Long Island Landmarks - Derf
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the Indians made a pact with Smith, an English settler who knew a good real-estate deal when he saw one: He could keep whatever land he circled in a day's time riding atop his trusty bull named ``Whisper.''

Smith waited for the longest day of the year, circa 1665, to undertake the trek. He started at the east end of what is now Smithtown, go south to Raconcamuck, now known as Ronkonkoma, then west to Hauppauge and north along what is today Veterans Highway and on to Town Line Road, which marks the town's western border, and finally north to the edge of Long Island Sound.

At noon, he -- and the bull -- rested. Smith munched on bread and cheese in a hollow, inspiring the name Bread and Cheese Hollow Road. Naturally, Smith got 'round, and Smithtown was his.

the Indians made a pact with Smith, an English settler who knew a good real-estate deal when he saw one: He could keep whatever land he circled in a day's time riding atop his trusty bull named ``Whisper.''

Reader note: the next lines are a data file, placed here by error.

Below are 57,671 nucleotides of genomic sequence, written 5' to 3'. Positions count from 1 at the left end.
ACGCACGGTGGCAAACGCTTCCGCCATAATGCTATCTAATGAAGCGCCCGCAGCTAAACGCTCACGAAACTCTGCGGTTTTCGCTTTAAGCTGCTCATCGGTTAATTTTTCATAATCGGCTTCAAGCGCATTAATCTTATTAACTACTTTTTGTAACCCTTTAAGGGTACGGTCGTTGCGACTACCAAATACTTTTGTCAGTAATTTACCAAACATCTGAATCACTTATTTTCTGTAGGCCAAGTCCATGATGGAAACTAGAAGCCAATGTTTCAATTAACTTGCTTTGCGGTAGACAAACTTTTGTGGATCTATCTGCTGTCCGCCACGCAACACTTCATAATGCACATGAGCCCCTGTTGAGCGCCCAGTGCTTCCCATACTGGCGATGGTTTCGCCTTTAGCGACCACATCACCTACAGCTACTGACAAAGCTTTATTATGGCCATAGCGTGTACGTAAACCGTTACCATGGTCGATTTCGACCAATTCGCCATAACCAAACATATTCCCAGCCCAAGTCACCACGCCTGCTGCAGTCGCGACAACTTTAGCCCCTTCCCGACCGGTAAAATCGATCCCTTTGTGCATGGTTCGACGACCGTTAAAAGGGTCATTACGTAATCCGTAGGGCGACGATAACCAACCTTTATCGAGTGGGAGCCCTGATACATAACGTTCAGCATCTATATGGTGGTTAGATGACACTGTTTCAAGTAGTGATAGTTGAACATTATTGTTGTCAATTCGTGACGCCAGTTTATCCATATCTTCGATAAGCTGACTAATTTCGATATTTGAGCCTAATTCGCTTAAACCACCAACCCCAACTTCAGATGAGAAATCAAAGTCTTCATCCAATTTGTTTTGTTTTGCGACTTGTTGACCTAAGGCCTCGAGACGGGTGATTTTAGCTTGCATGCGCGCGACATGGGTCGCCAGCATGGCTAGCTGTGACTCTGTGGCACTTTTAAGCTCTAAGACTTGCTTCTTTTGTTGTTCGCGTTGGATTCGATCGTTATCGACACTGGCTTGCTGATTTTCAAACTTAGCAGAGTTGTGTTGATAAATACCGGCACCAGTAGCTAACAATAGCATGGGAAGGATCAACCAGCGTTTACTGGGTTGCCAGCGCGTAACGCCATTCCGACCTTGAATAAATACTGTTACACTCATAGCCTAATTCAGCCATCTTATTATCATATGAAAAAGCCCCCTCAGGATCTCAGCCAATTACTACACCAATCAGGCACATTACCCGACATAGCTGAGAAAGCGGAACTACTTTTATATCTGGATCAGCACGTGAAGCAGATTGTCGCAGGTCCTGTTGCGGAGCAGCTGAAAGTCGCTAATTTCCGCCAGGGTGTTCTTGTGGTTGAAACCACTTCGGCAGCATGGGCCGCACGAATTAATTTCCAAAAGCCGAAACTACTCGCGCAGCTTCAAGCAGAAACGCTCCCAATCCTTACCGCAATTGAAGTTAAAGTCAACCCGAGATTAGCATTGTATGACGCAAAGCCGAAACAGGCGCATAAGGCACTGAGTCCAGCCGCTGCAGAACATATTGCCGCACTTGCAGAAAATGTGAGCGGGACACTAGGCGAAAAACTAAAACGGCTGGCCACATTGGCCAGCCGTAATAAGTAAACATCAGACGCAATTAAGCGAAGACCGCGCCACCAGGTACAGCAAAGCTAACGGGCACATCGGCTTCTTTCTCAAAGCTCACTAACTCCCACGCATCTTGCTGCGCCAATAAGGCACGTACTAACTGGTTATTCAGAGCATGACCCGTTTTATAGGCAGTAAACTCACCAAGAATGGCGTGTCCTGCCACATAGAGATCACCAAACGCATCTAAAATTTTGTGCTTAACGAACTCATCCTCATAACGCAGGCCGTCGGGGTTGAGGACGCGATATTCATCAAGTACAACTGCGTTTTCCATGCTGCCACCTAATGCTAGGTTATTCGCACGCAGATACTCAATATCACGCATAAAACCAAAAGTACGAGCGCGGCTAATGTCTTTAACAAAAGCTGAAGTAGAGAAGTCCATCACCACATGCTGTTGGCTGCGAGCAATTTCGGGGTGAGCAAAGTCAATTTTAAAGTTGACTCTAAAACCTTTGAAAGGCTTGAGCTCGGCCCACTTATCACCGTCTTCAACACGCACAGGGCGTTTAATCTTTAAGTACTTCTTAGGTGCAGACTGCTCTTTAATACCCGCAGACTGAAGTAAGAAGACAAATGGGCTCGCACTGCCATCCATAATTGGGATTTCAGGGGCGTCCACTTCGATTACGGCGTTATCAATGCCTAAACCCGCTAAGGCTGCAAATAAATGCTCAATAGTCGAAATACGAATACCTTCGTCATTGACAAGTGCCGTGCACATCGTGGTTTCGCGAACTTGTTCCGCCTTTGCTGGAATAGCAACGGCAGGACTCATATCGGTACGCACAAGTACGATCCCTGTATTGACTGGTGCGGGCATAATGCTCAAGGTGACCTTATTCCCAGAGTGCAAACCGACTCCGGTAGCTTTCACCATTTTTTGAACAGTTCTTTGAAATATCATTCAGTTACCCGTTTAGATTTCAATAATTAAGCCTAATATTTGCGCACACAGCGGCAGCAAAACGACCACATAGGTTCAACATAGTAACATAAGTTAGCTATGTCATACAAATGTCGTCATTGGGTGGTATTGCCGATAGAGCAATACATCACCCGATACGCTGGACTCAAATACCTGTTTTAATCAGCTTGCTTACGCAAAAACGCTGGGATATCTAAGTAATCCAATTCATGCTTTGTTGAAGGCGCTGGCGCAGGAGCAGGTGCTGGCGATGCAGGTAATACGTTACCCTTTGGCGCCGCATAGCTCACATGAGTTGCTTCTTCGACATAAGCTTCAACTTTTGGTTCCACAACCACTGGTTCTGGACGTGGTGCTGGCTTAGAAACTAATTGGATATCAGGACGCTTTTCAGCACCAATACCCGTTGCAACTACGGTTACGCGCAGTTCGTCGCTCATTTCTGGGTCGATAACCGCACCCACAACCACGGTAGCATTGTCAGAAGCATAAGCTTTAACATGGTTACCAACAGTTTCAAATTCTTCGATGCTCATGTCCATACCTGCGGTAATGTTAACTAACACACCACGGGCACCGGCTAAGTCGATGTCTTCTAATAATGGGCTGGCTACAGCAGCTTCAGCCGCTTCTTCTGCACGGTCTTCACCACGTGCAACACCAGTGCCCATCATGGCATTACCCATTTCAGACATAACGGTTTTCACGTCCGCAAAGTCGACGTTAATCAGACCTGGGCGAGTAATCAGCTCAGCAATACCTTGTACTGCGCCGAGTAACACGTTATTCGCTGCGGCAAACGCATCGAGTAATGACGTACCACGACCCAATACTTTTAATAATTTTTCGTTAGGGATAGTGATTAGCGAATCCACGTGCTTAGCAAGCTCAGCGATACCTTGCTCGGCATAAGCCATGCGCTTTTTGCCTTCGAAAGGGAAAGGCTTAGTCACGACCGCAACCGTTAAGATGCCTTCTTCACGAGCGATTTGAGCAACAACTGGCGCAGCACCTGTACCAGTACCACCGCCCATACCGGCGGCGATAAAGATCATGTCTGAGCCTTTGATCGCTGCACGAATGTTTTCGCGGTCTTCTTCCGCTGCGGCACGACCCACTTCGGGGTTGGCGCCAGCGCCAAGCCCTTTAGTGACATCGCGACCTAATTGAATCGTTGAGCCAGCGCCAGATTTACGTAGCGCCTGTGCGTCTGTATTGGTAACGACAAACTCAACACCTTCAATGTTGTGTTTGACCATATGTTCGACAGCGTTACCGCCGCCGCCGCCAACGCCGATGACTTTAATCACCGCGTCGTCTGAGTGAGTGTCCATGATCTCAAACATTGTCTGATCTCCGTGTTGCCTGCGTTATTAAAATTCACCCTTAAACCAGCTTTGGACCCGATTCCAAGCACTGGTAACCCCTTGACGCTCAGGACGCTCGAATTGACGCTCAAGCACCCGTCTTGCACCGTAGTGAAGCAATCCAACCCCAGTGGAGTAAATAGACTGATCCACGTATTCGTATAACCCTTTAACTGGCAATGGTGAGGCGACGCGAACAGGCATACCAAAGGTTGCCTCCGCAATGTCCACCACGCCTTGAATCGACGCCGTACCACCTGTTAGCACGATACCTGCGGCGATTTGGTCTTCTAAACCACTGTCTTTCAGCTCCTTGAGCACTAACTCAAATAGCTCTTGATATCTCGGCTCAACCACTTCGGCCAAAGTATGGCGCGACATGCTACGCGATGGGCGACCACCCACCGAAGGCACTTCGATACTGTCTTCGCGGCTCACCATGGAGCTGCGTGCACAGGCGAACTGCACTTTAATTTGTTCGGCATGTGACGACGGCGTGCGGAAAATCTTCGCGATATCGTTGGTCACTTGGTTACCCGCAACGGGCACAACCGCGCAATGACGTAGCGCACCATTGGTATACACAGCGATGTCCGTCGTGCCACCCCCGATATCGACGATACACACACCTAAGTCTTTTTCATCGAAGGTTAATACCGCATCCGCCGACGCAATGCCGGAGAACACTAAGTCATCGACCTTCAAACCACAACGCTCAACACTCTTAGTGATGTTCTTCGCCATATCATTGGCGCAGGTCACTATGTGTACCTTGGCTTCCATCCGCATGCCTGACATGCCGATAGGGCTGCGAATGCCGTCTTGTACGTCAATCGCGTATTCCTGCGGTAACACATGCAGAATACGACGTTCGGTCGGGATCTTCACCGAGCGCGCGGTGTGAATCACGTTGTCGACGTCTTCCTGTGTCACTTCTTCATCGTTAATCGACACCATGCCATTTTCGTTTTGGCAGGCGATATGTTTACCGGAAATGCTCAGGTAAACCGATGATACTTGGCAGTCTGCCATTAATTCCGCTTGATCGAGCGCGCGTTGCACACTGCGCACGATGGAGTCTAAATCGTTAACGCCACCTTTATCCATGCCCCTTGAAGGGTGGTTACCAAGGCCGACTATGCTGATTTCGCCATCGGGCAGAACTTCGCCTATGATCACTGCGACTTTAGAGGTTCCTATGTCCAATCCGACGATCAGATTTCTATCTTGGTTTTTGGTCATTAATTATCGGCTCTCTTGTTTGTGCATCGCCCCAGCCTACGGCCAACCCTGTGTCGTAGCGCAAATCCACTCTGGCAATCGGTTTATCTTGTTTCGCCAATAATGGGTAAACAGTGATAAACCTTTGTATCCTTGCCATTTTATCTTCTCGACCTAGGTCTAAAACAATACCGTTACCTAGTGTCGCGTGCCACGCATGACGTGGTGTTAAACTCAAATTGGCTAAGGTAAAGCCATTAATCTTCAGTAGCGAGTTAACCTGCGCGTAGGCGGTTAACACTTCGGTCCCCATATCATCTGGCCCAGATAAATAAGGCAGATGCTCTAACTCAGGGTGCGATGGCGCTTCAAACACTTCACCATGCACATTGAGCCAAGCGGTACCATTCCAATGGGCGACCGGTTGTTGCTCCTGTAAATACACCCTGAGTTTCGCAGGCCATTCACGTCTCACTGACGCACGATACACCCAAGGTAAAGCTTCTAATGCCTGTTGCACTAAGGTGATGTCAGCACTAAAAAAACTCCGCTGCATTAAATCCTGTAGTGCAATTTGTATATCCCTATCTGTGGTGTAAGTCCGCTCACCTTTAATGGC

Smith waited for the longest day of the year, circa 1665, to undertake the trek. He started at the east end of what is now Smithtown, go south to Raconcamuck, now known as Ronkonkoma, then west to Hauppauge and north along what is today Veterans Highway and on to Town Line Road, which marks the town's western border, and finally north to the edge of Long Island Sound.

At noon, he -- and the bull -- rested. Smith munched on bread and cheese in a hollow, inspiring the name Bread and Cheese Hollow Road. Naturally, Smith got 'round, and Smithtown was his.